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Economic update: payment due? Some thoughts on 2004 and beyond.



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Outlook 2004 Speakers papers

Speaker Michael Blythe

Chief Economist Commonwealth Research Commonwealth Bank of Australia

Title Economic Update

Payment due? Some thoughts on 2004 and beyond

Session Economic Overview

9.45am Tuesday 2 March National Convention Centre, Canberra

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Economic Update ABARE OUTLOOK 2004

Payment due?

Some thoughts on 2004 and beyond

• Economic momentum should ensure a good start to 2004.

• The real issue is whether that momentum can be sustained into 2004/05.

• Favourable fundamentals to dominate in H1 2004. Financial risks an issue for H2.

Summary

The economy reached the end of 2003 with a considerable amount of momentum behind it. The growth positives remain in place. And some of the growth negatives loosened their grip. Together with stronger global growth, that momentum should ensure a good start to 2004. Growth approaching the Government’s 3.75% forecast looks easily achievable in 2003/04. The real issue, though, is whether the economy can sustain that trajectory during 2004/05.

Any checklist based on the economic fundamentals that will drive the economy in 2004 balances out on the favourable side. The traditional income drivers are supportive. Wages are running ahead of inflation. Strong output growth and weak labour cost growth are labour-market friendly. A rising terms of trade means any increase in output is producing a bigger rise in income than in the past. Residential construction may slow. But a high level of underlying demand for new dwellings and relative price movements favouring alts & adds mean that any downturn could be quite mild. Business investment fundamentals are also generally favourable. Stronger global growth and an easing of the drought will boost exports.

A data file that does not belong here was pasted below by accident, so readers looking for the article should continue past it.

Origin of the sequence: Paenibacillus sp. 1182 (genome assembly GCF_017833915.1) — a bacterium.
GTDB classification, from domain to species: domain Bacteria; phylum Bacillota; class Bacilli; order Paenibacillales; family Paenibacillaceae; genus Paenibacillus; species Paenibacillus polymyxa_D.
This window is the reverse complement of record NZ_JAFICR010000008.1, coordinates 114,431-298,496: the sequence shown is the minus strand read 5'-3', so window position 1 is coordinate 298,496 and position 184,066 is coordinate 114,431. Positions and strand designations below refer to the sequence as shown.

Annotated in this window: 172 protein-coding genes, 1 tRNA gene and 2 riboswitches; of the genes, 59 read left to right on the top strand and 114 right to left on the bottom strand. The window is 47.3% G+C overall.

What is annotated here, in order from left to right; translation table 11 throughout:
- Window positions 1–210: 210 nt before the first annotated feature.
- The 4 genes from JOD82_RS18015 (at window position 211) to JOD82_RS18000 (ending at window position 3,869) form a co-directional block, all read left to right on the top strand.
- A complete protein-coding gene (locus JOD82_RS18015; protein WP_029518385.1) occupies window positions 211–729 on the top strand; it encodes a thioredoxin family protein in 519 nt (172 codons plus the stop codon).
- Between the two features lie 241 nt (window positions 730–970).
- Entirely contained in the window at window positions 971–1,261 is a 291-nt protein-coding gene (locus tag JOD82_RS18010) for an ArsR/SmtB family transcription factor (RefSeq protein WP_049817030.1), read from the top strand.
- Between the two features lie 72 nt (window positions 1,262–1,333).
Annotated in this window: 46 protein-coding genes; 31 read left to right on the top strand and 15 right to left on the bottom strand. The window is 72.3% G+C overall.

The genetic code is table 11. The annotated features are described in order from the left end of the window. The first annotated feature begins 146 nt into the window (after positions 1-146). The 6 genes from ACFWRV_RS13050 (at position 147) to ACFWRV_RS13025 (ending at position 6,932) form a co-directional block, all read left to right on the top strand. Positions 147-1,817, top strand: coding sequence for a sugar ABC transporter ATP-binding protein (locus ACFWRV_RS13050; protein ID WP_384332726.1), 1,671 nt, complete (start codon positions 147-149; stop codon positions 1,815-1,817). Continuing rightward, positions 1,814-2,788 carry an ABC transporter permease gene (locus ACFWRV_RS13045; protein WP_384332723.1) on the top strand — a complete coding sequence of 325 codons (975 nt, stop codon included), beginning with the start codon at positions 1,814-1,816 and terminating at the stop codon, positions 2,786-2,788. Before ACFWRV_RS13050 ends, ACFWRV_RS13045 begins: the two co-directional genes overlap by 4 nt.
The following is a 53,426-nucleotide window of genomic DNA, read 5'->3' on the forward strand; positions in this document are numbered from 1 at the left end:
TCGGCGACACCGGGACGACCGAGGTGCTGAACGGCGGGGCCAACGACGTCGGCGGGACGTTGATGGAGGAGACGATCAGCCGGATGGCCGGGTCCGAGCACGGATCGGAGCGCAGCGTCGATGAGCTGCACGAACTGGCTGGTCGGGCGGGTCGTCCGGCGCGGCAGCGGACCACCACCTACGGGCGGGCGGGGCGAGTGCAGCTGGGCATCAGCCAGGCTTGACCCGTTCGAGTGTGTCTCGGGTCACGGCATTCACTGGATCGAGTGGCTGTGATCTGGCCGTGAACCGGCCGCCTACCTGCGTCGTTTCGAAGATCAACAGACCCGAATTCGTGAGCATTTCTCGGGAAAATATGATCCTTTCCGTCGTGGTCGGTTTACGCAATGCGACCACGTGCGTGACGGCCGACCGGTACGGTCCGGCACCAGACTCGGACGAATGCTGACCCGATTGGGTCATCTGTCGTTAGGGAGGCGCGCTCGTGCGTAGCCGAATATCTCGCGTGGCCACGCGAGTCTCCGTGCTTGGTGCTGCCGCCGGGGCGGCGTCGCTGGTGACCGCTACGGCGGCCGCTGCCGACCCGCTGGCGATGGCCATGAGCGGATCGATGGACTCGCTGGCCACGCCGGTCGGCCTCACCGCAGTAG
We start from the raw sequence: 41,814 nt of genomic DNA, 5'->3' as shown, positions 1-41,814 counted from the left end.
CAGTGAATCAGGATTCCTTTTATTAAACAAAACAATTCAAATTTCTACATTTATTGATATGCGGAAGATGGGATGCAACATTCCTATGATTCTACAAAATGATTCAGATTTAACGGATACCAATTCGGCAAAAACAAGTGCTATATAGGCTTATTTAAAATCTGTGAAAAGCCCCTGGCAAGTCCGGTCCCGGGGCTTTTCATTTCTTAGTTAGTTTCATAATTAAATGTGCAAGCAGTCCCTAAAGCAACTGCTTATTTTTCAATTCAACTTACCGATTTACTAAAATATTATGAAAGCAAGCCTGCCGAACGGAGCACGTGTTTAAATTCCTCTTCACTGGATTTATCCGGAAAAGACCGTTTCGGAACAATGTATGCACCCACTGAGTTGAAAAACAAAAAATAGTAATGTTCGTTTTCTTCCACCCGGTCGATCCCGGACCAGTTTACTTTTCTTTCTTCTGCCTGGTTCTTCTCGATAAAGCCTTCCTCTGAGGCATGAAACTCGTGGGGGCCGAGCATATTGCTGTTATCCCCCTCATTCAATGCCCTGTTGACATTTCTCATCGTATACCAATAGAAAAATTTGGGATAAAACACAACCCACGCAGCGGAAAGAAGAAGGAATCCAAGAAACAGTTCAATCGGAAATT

Any checklist based on the financial factors at work over the next year or so however, balances out on the negative side. These financial factors include the interplay between household debt and interest rates, house prices and household wealth, and the AUD. Many households have built up a sizeable buffer against interest rate rises. So the impact of rising rates may take longer than expected to filter through. But prospective rises in debt servicing mean that household spending could slow sharply as we move through 2004. Households are also more exposed to shifts in asset prices. The key asset price for households is housing. Any fall in house prices would require some adjustments to household balance sheets. And there are plenty of recent examples showing just how painful balance-sheet